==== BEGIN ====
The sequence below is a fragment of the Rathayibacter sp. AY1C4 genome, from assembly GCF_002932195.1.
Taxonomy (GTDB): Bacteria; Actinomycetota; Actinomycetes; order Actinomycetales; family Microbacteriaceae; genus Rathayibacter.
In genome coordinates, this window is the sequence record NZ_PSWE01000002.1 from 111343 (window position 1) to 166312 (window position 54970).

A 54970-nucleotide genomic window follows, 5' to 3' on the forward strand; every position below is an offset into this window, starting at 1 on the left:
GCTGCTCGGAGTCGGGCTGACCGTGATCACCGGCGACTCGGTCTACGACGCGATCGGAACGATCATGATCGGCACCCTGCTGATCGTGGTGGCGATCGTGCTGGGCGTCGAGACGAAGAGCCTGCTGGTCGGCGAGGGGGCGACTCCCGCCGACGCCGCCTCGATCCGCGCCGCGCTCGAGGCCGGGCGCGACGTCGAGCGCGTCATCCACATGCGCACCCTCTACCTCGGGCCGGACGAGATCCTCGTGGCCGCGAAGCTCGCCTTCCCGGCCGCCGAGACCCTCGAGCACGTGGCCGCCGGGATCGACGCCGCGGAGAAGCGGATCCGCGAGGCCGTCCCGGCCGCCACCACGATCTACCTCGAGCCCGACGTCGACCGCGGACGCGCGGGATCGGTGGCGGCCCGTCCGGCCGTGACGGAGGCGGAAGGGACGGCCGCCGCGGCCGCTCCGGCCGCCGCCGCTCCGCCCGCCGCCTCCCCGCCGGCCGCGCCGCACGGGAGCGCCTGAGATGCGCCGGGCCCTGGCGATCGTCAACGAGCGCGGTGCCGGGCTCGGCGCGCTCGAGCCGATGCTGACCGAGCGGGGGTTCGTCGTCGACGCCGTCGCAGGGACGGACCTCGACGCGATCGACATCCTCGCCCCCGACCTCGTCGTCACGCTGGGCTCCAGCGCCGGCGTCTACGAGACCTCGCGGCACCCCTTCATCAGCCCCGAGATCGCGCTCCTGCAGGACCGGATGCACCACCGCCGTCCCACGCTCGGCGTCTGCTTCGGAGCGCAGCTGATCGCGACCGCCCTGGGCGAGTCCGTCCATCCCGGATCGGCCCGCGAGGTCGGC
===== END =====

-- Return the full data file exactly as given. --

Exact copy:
The sequence below is a fragment of the Rathayibacter sp. AY1C4 genome, from assembly GCF_002932195.1.
Taxonomy (GTDB): Bacteria; Actinomycetota; Actinomycetes; order Actinomycetales; family Microbacteriaceae; genus Rathayibacter.
In genome coordinates, this window is the sequence record NZ_PSWE01000002.1 from 111343 (window position 1) to 166312 (window position 54970).

A 54970-nucleotide genomic window follows, 5' to 3' on the forward strand; every position below is an offset into this window, starting at 1 on the left:
GCTGCTCGGAGTCGGGCTGACCGTGATCACCGGCGACTCGGTCTACGACGCGATCGGAACGATCATGATCGGCACCCTGCTGATCGTGGTGGCGATCGTGCTGGGCGTCGAGACGAAGAGCCTGCTGGTCGGCGAGGGGGCGACTCCCGCCGACGCCGCCTCGATCCGCGCCGCGCTCGAGGCCGGGCGCGACGTCGAGCGCGTCATCCACATGCGCACCCTCTACCTCGGGCCGGACGAGATCCTCGTGGCCGCGAAGCTCGCCTTCCCGGCCGCCGAGACCCTCGAGCACGTGGCCGCCGGGATCGACGCCGCGGAGAAGCGGATCCGCGAGGCCGTCCCGGCCGCCACCACGATCTACCTCGAGCCCGACGTCGACCGCGGACGCGCGGGATCGGTGGCGGCCCGTCCGGCCGTGACGGAGGCGGAAGGGACGGCCGCCGCGGCCGCTCCGGCCGCCGCCGCTCCGCCCGCCGCCTCCCCGCCGGCCGCGCCGCACGGGAGCGCCTGAGATGCGCCGGGCCCTGGCGATCGTCAACGAGCGCGGTGCCGGGCTCGGCGCGCTCGAGCCGATGCTGACCGAGCGGGGGTTCGTCGTCGACGCCGTCGCAGGGACGGACCTCGACGCGATCGACATCCTCGCCCCCGACCTCGTCGTCACGCTGGGCTCCAGCGCCGGCGTCTACGAGACCTCGCGGCACCCCTTCATCAGCCCCGAGATCGCGCTCCTGCAGGACCGGATGCACCACCGCCGTCCCACGCTCGGCGTCTGCTTCGGAGCGCAGCTGATCGCGACCGCCCTGGGCGAGTCCGTCCATCCCGGATCGGCCCGCGAGGTCGGC